The Supreme Court has long held that corporations have rights under the U.S. Constitution. The question that has been bandied about in recent times, however, is “which ones?” In cases related to campaign finance laws, the Court has held that corporations have a “freedom of speech” right under the First Amendment that allows them to make expenditures on political campaigns. At the same time, it has allowed limits to be placed on those expenditures. In a 2010 ruling, the Court reversed course, and the implications for small business have been profound.
The 2012 Election: Most Expensive, Least Transparent.
In Citizens United v Federal Election Commission, a sharply divided Court struck down laws that placed restrictions on corporate and union spending on political campaigns. The ruling unleashed a torrent of corporate electioneering money. According to publicintegrity.org, the 2012 election was the most expensive and least transparent presidential campaign of the modern era — exceeding all others by over $700 million. The bulk of that increase came from a small group of extremely wealthy donors and very large corporations.
Super PAC’s and Less Than Full Disclosure
Political contributions, which used to go directly to candidates, now end up swelling the coffers of super PACs — independent organizations that can raise money to either endorse or oppose a candidate for office . The fact that super PACs have figured out how to skirt disclosure rules by establishing nonprofit “social welfare” arms, only exacerbates the situation. Not only are donations to super PACs from large corporations and wealthy individuals unlimited, most are anonymous.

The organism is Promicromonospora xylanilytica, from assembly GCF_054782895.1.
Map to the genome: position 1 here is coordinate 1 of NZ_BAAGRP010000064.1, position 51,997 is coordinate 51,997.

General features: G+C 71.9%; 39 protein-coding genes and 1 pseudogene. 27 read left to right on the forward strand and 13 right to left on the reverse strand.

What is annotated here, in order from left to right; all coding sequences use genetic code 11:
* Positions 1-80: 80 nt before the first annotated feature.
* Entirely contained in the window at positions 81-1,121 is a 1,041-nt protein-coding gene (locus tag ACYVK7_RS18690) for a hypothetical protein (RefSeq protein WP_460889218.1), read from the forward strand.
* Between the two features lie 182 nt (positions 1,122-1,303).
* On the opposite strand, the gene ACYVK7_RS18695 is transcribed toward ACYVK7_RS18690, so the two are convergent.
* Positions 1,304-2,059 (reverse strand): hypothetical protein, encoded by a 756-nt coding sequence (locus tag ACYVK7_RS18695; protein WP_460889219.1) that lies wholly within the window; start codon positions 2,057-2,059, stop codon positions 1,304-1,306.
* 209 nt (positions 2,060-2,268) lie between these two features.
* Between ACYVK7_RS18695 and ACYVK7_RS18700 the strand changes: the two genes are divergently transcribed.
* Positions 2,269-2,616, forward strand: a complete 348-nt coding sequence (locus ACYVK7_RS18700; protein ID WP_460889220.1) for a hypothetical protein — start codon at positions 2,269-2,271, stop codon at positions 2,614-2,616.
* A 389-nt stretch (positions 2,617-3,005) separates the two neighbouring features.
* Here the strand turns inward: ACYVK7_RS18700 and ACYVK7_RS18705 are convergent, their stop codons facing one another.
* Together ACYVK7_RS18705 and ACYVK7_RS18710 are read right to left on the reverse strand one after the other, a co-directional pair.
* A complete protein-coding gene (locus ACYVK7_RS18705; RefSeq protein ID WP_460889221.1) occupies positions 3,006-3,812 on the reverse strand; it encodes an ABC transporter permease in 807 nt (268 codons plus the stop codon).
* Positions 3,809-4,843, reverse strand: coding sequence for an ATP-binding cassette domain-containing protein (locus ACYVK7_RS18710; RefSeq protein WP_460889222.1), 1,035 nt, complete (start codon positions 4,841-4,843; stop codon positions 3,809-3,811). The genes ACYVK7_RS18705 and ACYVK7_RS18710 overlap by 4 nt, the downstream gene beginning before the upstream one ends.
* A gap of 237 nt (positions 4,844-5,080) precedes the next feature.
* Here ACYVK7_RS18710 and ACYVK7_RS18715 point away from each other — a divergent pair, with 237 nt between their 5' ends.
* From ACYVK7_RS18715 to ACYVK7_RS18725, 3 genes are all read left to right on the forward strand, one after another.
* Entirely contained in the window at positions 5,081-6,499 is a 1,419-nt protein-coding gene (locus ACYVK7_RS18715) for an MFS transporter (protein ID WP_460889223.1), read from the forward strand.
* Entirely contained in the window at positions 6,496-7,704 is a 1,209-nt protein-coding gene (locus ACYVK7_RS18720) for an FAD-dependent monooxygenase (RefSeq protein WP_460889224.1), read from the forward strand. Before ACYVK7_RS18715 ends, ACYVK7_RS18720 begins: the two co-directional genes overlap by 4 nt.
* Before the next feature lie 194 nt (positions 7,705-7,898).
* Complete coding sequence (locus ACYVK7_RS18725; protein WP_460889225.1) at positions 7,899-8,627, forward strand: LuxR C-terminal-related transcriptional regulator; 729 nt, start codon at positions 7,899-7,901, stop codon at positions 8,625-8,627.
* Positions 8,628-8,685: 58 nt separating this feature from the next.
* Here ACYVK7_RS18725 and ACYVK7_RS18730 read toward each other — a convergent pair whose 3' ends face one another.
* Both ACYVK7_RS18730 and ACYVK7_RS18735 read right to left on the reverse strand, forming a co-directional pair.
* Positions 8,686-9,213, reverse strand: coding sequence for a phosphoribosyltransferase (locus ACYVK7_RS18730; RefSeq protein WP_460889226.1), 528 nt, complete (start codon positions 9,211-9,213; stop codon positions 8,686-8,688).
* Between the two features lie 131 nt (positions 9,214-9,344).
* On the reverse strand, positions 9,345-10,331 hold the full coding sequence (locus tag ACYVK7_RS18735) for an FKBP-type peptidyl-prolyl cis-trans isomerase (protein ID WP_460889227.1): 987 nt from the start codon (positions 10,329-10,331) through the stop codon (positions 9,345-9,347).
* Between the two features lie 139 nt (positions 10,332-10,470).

Bad for Small Business
In a survey of small business owners conducted by the American Sustainable Business Council, Main Street Alliance and Small Business Majority, 66 percent of respondents stated that the Citizens United ruling had been bad for small business, and fully 88 percent viewed money in politics negatively. The decision substantially increases the influence of large corporations and wealthy individuals in politics. When big business can provide unlimited funds to influence elections, small business loses political clout.
Two aspects of the Court’s decision in particular were highly controversial. First, it effectively said that corporations are people. Because corporations provide a way for individuals to exercise their right to free speech, people acting as a group through a corporation have a legitimate claim to legal protection. Second, it equated money with speech. Because money facilitates speech, laws that limit spending on political speech violate protections provided to persons by the First Amendment.
Efforts to Rewrite the First Amendment
In response to the Citizens United ruling, many grassroots organizations have called for a First Amendment rewrite. Move to Amend is one such group. Comprised of hundreds of state-based affiliates across the country, it has put forth a draft amendment arguing that corporations do not have the same constitutional rights as persons and that restricting corporate spending on elections is, therefore, not an infringement on freedom of speech. The movement has garnered widespread support from the small business community.